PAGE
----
Shows & Panels
- The 2014 Big Picture on Cyber Security
- AFCEA Answers
- Ask the CIO
- Building the Hybrid Cloud
- Connected Government: How to Build and Procure Network Services for the Future
- Continuing Diagnostics and Mitigation: Discussion of Progress and Next Steps
- Federal Executive Forum
- Federal Tech Talk
- The Intersection: Where Technology Meets Transformation
- Maximizing ROI Through Data Center Consolidation
- Moving to the Cloud. What's the best approach for me
- Navigating Tough Choices in Government Cloud Computing
- The New Generation of Database
- Satellite Communications: Acquiring SATCOM in Tight Times
- Targeting Advanced Threats: Proven Methods from Detection through Remediation
- Transformative Technology: Desktop Virtualization in Government
- Value of Health IT
Shows & Panels
Not tonight honey - I feel a headache coming on!
Friday - 3/15/2013, 2:00am EDT
And suppose the couple next door — same age, same income, same time together — was behaving like newlyweds?
Well, Uncle Sam has a headache. And different federal agencies are handling it differently. Very differently.
The headache was triggered by the White House-designed, congressionally-approved sequestration process. It calls for across-the-board cuts in most federal agencies and spending. Sequestration was designed to be a poison pill that would be so awful politicians would compromise on spending cuts and higher taxes. That didn't happen. Democrats say the GOP wouldn't play ball. Republicans say the Democrats moved the negotiating goal post. Whatever ...
Now we have sequestration. But there is nothing uniform about it. Except that most of the high-profile places — Defense, the FBI, Customs and Border Protection — have announced they will be hit hard and have to furlough front-line, crime and terrorist-fighting employees for lengthy periods. Defense says 22 days for 780,000 civilians. CBP is talking 14 days for 60,000 workers as is Homeland Security and the FBI. The IRS is looking at five to seven days of furloughs — after they collect the money to run what's left of the government.
Agriculture, and other agencies with less direct contact with the majority of the public, don't have such draconian plans. They are saying they can weather the storm with things like a hiring freeze. Social Security believes it can avoid furloughs. That could be the result of good management or word from politicians — who have their own reasons for scaring and irritating the public — not to rock the boat with older voters.
Workers at Health and Human Services are waiting to hear what sequestration will do to them. One employee said:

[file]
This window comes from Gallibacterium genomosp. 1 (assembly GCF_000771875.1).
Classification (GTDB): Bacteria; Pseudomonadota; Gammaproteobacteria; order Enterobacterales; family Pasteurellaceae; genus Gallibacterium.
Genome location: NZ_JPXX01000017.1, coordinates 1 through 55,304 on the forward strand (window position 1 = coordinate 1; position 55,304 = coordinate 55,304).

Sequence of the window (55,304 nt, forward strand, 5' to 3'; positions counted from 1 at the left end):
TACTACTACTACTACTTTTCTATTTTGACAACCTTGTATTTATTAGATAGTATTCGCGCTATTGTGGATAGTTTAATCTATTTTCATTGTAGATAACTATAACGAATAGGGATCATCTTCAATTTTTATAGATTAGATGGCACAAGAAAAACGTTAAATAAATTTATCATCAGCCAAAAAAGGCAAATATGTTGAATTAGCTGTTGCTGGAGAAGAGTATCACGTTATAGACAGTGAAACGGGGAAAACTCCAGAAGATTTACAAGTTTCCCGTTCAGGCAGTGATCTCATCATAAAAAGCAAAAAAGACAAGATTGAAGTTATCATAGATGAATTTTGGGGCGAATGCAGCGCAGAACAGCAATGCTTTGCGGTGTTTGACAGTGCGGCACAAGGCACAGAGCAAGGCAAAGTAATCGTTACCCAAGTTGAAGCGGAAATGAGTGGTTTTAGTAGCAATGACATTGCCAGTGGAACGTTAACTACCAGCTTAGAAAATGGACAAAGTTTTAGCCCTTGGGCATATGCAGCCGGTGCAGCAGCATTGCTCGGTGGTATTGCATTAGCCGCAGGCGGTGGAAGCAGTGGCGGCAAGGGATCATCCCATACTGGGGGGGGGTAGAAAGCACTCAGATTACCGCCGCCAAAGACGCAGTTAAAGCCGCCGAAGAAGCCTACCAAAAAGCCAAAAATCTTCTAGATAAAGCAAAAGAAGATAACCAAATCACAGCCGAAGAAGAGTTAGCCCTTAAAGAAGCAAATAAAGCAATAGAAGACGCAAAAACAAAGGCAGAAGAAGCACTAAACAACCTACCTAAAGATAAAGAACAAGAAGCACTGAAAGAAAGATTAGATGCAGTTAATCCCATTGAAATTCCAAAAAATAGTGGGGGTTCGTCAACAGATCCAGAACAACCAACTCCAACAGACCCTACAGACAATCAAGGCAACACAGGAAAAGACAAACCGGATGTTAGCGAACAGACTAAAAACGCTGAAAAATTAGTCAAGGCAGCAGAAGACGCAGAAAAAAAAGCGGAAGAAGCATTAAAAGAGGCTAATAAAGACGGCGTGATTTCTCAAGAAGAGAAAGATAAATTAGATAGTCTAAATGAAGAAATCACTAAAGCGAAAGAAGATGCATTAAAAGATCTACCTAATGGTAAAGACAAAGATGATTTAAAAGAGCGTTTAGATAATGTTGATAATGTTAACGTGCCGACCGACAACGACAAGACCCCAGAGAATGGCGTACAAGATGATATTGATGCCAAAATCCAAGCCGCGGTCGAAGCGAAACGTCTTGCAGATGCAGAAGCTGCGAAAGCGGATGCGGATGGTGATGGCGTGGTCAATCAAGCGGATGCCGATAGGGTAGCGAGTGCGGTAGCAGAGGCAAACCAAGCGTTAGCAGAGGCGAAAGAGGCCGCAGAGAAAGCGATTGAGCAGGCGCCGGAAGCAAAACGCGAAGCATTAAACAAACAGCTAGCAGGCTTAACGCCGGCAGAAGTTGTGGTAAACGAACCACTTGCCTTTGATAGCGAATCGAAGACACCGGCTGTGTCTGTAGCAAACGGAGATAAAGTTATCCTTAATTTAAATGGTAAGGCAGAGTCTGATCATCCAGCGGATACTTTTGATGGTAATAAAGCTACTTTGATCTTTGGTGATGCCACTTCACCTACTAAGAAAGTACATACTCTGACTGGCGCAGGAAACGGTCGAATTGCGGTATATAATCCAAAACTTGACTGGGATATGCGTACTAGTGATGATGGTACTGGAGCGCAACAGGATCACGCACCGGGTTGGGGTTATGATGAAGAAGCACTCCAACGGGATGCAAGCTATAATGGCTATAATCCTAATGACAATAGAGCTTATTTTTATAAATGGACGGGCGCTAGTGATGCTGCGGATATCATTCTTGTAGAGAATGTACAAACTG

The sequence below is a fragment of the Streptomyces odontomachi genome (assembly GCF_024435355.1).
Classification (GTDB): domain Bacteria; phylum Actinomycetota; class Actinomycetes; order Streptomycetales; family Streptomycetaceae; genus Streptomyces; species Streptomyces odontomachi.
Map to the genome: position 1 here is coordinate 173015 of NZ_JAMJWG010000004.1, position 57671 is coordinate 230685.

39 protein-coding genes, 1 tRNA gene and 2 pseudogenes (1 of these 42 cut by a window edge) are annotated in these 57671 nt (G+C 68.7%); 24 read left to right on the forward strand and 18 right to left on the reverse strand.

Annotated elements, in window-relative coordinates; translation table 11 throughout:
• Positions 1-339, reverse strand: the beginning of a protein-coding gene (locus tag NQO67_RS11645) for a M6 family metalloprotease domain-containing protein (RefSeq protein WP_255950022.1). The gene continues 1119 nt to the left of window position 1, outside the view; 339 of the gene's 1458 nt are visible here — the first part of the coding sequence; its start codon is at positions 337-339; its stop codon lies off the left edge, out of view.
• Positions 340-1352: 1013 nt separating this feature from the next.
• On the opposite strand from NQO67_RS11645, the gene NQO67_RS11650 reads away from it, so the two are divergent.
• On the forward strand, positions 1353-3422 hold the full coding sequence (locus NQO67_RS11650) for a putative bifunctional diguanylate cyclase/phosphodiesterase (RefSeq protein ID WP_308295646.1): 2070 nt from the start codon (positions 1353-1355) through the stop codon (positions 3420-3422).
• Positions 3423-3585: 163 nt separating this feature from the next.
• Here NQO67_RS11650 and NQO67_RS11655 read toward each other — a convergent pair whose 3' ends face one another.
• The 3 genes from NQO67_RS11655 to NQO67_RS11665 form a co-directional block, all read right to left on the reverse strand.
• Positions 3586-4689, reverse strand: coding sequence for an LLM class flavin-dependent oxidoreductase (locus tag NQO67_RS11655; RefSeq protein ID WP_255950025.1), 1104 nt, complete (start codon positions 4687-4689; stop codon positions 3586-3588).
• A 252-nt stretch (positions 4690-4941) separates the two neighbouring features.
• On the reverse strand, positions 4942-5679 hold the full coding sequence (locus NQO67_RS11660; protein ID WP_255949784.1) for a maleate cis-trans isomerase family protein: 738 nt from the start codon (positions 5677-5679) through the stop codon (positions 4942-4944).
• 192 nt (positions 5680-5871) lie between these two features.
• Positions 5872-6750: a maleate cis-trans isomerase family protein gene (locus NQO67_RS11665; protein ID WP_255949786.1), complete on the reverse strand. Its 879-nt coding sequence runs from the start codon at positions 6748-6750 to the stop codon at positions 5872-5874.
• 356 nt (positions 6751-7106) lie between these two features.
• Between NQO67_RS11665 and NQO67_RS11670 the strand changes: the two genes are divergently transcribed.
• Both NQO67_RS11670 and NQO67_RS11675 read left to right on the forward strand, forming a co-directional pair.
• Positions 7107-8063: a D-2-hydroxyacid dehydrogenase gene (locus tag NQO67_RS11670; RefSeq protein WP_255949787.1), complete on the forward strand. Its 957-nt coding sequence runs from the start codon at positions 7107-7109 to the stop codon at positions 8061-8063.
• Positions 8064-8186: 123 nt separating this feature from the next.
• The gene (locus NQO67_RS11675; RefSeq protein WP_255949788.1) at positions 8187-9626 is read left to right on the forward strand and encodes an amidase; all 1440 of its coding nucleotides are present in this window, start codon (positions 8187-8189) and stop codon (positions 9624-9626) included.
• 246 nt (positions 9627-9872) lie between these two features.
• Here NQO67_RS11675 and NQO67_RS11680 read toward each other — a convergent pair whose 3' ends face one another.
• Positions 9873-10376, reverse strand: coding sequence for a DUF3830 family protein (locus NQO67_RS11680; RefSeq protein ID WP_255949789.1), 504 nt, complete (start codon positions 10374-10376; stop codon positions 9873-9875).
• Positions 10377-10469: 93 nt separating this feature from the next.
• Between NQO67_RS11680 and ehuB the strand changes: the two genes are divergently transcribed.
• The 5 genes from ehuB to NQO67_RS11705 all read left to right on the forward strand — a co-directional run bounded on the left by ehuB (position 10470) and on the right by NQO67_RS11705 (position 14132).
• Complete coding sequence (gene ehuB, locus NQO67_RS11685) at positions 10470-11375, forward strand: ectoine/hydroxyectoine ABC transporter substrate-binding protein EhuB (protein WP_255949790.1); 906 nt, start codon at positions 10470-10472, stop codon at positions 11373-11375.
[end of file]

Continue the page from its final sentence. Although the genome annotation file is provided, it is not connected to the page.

"Since HHS has, I believe, 60,000 federal employees and numerous agencies and offices, they should be reporting something. I can tell you the employees here, including myself and my staff, are perplexed and confused why HHS always seems to be shrouded in secrecy. It would be really nice and perhaps even a professional courtesy to us if they could report something.Another employee, a long-timer with the Justice Department put it:
"Great article yesterday. For me, too many of today's government 'leaders' are too quick to put the worst face on a tough situation rather than rolling up their sleeves and taking the Rosie the Riveter approach of 'We can do it.' The federal circus is becoming so bad that P.T. Barnum wouldn't have bid on it even if at foreclosure pricing. ... Gee - I hope I didn't offend anyone or say something politically incorrect. I'll kick it to media relations for a spin job and damage control. Barf!" — AnonSo, what's the latest furlough information. Check out our furlough tracker for the latest.
NEARLY USELESS FACTOID
Compiled by Jack Moore
In 1897, the Indiana state legislature considered a bill that would have redefined pi (the ratio of a circle's circumference to its diameter) from 3.14 to 3.2. Click here for the full story behind the math-challenged bill.
(Source: Mental Floss)
MORE FROM FEDERAL NEWS RADIO
2014 budget battle lines drawn around federal pay, benefits
When it comes to the federal workforce, the competing House and Senate fiscal year 2014 budget plans differ greatly in tone and substance.
One says federal workers are overpaid and unfairly benefit from a too-generous retirement package. The other says federal employees have "borne the brunt" of recent spending reductions through a pay freeze and the threat of furloughs.
Agencies reducing services even before furloughs occur
Employees at TSA, Customs and Border Protection and Bureau of Prisons will no longer be able to work overtime. SSA has offered its employees a new round of early retirements to deal with budget shortfalls. The American Federation of Government Employees says it is continuing to press Congress and the White House to stop sequestration.
Senate panel set to approve 2014 budget sparing safety net programs
The Senate Budget Committee is expected to vote today on the chamber's first budget since President Barack Obama took office. The measure spreads $1 trillion in cuts to health care providers, the Department of Defense and domestic agencies as well as interest on the debt. The House Budget Committee approved its own version of a 2014 budget yesterday.